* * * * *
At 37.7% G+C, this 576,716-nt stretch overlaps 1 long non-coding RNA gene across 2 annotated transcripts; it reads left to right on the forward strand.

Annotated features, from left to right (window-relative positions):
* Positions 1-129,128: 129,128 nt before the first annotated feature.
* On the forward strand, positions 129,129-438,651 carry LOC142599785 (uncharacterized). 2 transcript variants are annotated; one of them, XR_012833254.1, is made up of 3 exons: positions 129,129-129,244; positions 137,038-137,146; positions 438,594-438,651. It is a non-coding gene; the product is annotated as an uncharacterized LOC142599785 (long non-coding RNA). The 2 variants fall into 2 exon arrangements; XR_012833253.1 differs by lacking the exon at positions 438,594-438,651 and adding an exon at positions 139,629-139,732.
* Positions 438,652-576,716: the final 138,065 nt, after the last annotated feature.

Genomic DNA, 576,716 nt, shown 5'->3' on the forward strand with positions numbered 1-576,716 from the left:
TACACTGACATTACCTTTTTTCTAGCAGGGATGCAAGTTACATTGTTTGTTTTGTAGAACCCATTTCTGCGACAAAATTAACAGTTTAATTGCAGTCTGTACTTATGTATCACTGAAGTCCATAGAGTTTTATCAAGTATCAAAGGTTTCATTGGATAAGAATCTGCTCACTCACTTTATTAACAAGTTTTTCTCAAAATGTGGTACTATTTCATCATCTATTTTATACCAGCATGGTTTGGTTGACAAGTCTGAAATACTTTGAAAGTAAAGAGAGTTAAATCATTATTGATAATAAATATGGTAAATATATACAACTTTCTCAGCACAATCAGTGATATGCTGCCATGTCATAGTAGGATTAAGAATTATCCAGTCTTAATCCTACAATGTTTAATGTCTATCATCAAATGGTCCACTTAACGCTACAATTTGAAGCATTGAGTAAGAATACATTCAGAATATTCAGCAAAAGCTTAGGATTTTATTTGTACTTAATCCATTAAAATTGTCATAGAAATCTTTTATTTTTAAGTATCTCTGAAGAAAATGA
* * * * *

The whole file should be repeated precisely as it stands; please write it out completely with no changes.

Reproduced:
At 37.7% G+C, this 576,716-nt stretch overlaps 1 long non-coding RNA gene across 2 annotated transcripts; it reads left to right on the forward strand.

Annotated features, from left to right (window-relative positions):
* Positions 1-129,128: 129,128 nt before the first annotated feature.
* On the forward strand, positions 129,129-438,651 carry LOC142599785 (uncharacterized). 2 transcript variants are annotated; one of them, XR_012833254.1, is made up of 3 exons: positions 129,129-129,244; positions 137,038-137,146; positions 438,594-438,651. It is a non-coding gene; the product is annotated as an uncharacterized LOC142599785 (long non-coding RNA). The 2 variants fall into 2 exon arrangements; XR_012833253.1 differs by lacking the exon at positions 438,594-438,651 and adding an exon at positions 139,629-139,732.
* Positions 438,652-576,716: the final 138,065 nt, after the last annotated feature.

Genomic DNA, 576,716 nt, shown 5'->3' on the forward strand with positions numbered 1-576,716 from the left:
TACACTGACATTACCTTTTTTCTAGCAGGGATGCAAGTTACATTGTTTGTTTTGTAGAACCCATTTCTGCGACAAAATTAACAGTTTAATTGCAGTCTGTACTTATGTATCACTGAAGTCCATAGAGTTTTATCAAGTATCAAAGGTTTCATTGGATAAGAATCTGCTCACTCACTTTATTAACAAGTTTTTCTCAAAATGTGGTACTATTTCATCATCTATTTTATACCAGCATGGTTTGGTTGACAAGTCTGAAATACTTTGAAAGTAAAGAGAGTTAAATCATTATTGATAATAAATATGGTAAATATATACAACTTTCTCAGCACAATCAGTGATATGCTGCCATGTCATAGTAGGATTAAGAATTATCCAGTCTTAATCCTACAATGTTTAATGTCTATCATCAAATGGTCCACTTAACGCTACAATTTGAAGCATTGAGTAAGAATACATTCAGAATATTCAGCAAAAGCTTAGGATTTTATTTGTACTTAATCCATTAAAATTGTCATAGAAATCTTTTATTTTTAAGTATCTCTGAAGAAAATGA